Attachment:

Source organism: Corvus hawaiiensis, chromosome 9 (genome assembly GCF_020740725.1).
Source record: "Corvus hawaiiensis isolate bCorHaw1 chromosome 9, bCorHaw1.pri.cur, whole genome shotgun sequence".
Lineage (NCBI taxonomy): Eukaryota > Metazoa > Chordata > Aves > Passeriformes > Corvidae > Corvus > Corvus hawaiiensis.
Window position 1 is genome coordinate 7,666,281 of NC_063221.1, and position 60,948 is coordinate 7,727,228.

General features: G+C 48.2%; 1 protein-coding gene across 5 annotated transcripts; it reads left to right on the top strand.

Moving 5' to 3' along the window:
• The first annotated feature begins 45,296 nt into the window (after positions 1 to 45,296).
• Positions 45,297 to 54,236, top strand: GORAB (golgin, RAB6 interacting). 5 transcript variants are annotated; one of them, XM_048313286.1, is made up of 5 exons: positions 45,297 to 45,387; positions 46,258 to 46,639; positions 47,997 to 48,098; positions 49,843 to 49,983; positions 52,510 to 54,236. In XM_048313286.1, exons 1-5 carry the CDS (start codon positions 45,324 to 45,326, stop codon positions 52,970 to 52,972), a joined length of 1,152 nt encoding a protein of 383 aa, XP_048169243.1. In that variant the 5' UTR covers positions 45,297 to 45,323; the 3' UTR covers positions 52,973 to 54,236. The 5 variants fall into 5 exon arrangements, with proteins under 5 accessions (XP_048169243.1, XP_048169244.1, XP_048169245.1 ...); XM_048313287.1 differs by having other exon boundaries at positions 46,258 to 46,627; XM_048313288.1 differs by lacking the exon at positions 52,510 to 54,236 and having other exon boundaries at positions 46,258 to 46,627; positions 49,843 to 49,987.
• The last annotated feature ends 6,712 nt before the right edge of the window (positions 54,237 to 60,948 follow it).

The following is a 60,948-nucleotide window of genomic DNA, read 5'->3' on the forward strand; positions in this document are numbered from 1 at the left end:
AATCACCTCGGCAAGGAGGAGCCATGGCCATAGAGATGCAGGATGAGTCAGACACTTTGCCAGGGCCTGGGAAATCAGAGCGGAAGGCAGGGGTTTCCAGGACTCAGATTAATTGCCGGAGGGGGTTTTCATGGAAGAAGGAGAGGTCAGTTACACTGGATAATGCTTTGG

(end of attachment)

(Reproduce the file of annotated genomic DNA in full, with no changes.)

Source organism: Corvus hawaiiensis, chromosome 9 (genome assembly GCF_020740725.1).
Source record: "Corvus hawaiiensis isolate bCorHaw1 chromosome 9, bCorHaw1.pri.cur, whole genome shotgun sequence".
Lineage (NCBI taxonomy): Eukaryota > Metazoa > Chordata > Aves > Passeriformes > Corvidae > Corvus > Corvus hawaiiensis.
Window position 1 is genome coordinate 7,666,281 of NC_063221.1, and position 60,948 is coordinate 7,727,228.

General features: G+C 48.2%; 1 protein-coding gene across 5 annotated transcripts; it reads left to right on the top strand.

Moving 5' to 3' along the window:
• The first annotated feature begins 45,296 nt into the window (after positions 1 to 45,296).
• Positions 45,297 to 54,236, top strand: GORAB (golgin, RAB6 interacting). 5 transcript variants are annotated; one of them, XM_048313286.1, is made up of 5 exons: positions 45,297 to 45,387; positions 46,258 to 46,639; positions 47,997 to 48,098; positions 49,843 to 49,983; positions 52,510 to 54,236. In XM_048313286.1, exons 1-5 carry the CDS (start codon positions 45,324 to 45,326, stop codon positions 52,970 to 52,972), a joined length of 1,152 nt encoding a protein of 383 aa, XP_048169243.1. In that variant the 5' UTR covers positions 45,297 to 45,323; the 3' UTR covers positions 52,973 to 54,236. The 5 variants fall into 5 exon arrangements, with proteins under 5 accessions (XP_048169243.1, XP_048169244.1, XP_048169245.1 ...); XM_048313287.1 differs by having other exon boundaries at positions 46,258 to 46,627; XM_048313288.1 differs by lacking the exon at positions 52,510 to 54,236 and having other exon boundaries at positions 46,258 to 46,627; positions 49,843 to 49,987.
• The last annotated feature ends 6,712 nt before the right edge of the window (positions 54,237 to 60,948 follow it).

The following is a 60,948-nucleotide window of genomic DNA, read 5'->3' on the forward strand; positions in this document are numbered from 1 at the left end:
AATCACCTCGGCAAGGAGGAGCCATGGCCATAGAGATGCAGGATGAGTCAGACACTTTGCCAGGGCCTGGGAAATCAGAGCGGAAGGCAGGGGTTTCCAGGACTCAGATTAATTGCCGGAGGGGGTTTTCATGGAAGAAGGAGAGGTCAGTTACACTGGATAATGCTTTGG